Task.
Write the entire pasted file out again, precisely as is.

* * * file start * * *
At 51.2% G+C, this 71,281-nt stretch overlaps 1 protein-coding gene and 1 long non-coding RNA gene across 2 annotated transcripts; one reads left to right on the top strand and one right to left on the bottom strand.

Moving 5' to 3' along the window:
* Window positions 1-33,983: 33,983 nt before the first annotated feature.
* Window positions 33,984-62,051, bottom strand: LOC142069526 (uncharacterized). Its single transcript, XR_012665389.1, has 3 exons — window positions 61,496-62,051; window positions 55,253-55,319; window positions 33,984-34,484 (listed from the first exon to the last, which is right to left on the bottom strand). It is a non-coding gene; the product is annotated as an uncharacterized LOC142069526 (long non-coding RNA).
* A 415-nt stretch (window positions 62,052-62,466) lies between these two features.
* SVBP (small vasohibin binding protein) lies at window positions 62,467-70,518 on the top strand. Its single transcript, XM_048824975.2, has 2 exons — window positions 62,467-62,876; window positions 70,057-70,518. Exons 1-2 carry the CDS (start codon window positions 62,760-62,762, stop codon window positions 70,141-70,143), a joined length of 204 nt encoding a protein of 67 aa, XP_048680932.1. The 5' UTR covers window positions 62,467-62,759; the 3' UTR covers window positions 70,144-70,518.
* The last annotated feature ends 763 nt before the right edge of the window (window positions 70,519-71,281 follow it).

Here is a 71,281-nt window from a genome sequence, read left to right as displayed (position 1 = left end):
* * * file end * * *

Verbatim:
At 51.2% G+C, this 71,281-nt stretch overlaps 1 protein-coding gene and 1 long non-coding RNA gene across 2 annotated transcripts; one reads left to right on the top strand and one right to left on the bottom strand.

Moving 5' to 3' along the window:
* Window positions 1-33,983: 33,983 nt before the first annotated feature.
* Window positions 33,984-62,051, bottom strand: LOC142069526 (uncharacterized). Its single transcript, XR_012665389.1, has 3 exons — window positions 61,496-62,051; window positions 55,253-55,319; window positions 33,984-34,484 (listed from the first exon to the last, which is right to left on the bottom strand). It is a non-coding gene; the product is annotated as an uncharacterized LOC142069526 (long non-coding RNA).
* A 415-nt stretch (window positions 62,052-62,466) lies between these two features.
* SVBP (small vasohibin binding protein) lies at window positions 62,467-70,518 on the top strand. Its single transcript, XM_048824975.2, has 2 exons — window positions 62,467-62,876; window positions 70,057-70,518. Exons 1-2 carry the CDS (start codon window positions 62,760-62,762, stop codon window positions 70,141-70,143), a joined length of 204 nt encoding a protein of 67 aa, XP_048680932.1. The 5' UTR covers window positions 62,467-62,759; the 3' UTR covers window positions 70,144-70,518.
* The last annotated feature ends 763 nt before the right edge of the window (window positions 70,519-71,281 follow it).

Here is a 71,281-nt window from a genome sequence, read left to right as displayed (position 1 = left end):